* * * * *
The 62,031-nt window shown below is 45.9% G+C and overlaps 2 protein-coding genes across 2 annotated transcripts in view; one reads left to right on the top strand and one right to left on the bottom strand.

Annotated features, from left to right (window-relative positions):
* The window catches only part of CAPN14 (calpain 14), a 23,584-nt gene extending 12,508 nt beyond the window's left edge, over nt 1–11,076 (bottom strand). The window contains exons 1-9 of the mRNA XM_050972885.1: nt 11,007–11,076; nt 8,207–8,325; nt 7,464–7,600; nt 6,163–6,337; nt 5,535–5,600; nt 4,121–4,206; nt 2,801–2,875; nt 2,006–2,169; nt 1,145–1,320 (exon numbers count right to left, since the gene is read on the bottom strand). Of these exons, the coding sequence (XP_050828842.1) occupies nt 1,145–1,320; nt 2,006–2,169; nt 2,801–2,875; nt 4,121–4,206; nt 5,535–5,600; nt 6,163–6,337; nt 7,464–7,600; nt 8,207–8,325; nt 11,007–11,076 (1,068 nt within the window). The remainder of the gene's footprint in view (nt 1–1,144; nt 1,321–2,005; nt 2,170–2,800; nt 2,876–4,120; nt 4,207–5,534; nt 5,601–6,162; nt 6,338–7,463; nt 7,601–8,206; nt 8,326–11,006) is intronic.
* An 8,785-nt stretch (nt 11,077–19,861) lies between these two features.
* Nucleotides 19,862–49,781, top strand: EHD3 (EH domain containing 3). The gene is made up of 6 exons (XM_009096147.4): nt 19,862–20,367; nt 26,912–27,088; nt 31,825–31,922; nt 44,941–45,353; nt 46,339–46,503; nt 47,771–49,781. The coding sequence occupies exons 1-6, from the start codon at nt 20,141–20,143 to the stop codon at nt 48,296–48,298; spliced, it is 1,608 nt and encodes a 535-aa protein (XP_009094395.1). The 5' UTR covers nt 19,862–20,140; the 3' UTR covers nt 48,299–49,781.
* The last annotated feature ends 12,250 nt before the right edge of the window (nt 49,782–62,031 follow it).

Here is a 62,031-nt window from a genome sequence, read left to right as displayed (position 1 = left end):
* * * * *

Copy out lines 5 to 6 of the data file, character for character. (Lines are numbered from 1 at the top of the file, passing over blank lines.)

* Nucleotides 19,862–49,781, top strand: EHD3 (EH domain containing 3). The gene is made up of 6 exons (XM_009096147.4): nt 19,862–20,367; nt 26,912–27,088; nt 31,825–31,922; nt 44,941–45,353; nt 46,339–46,503; nt 47,771–49,781. The coding sequence occupies exons 1-6, from the start codon at nt 20,141–20,143 to the stop codon at nt 48,296–48,298; spliced, it is 1,608 nt and encodes a 535-aa protein (XP_009094395.1). The 5' UTR covers nt 19,862–20,140; the 3' UTR covers nt 48,299–49,781.
* The last annotated feature ends 12,250 nt before the right edge of the window (nt 49,782–62,031 follow it).